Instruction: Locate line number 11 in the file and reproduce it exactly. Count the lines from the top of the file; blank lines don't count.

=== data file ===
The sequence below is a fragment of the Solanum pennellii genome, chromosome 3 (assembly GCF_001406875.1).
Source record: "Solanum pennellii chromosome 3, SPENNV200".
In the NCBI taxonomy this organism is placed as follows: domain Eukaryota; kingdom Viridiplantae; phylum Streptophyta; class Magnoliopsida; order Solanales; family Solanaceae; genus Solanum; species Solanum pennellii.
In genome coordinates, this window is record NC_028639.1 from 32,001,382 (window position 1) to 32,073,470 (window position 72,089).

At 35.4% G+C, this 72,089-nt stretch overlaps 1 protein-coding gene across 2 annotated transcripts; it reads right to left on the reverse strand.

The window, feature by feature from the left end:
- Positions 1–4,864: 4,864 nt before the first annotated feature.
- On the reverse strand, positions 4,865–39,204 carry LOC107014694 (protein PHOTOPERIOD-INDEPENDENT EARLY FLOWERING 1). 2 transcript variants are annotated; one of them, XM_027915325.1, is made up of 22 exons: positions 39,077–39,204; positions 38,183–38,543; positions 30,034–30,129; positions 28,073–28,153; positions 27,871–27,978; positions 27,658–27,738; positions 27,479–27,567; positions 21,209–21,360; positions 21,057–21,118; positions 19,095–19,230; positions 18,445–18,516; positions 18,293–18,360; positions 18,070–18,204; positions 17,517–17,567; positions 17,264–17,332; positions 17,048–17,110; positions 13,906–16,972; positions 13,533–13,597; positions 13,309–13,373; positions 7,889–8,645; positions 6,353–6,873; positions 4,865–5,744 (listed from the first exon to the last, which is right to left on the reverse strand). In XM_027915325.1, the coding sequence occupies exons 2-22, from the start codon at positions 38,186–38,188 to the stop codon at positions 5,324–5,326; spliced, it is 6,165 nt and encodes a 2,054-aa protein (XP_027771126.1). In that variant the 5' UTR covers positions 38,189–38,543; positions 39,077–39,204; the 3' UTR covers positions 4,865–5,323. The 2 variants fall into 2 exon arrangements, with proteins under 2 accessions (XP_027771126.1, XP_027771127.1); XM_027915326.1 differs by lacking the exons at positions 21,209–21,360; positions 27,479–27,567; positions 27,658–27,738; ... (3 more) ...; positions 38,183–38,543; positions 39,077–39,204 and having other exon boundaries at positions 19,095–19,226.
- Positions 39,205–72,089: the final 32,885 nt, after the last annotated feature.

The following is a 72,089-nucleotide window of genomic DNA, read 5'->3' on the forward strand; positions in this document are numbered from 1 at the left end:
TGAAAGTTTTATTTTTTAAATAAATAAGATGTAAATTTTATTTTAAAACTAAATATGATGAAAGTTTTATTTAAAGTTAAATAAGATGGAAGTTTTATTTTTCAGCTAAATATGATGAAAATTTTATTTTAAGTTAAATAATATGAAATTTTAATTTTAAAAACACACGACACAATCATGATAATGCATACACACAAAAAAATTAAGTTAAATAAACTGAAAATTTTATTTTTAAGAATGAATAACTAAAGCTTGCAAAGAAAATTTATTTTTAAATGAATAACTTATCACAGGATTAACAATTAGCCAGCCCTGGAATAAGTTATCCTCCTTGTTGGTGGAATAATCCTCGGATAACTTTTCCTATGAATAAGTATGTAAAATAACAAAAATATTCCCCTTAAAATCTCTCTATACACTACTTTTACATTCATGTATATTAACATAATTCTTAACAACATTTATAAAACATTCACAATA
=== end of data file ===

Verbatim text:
TGAAAGTTTTATTTTTTAAATAAATAAGATGTAAATTTTATTTTAAAACTAAATATGATGAAAGTTTTATTTAAAGTTAAATAAGATGGAAGTTTTATTTTTCAGCTAAATATGATGAAAATTTTATTTTAAGTTAAATAATATGAAATTTTAATTTTAAAAACACACGACACAATCATGATAATGCATACACACAAAAAAATTAAGTTAAATAAACTGAAAATTTTATTTTTAAGAATGAATAACTAAAGCTTGCAAAGAAAATTTATTTTTAAATGAATAACTTATCACAGGATTAACAATTAGCCAGCCCTGGAATAAGTTATCCTCCTTGTTGGTGGAATAATCCTCGGATAACTTTTCCTATGAATAAGTATGTAAAATAACAAAAATATTCCCCTTAAAATCTCTCTATACACTACTTTTACATTCATGTATATTAACATAATTCTTAACAACATTTATAAAACATTCACAATA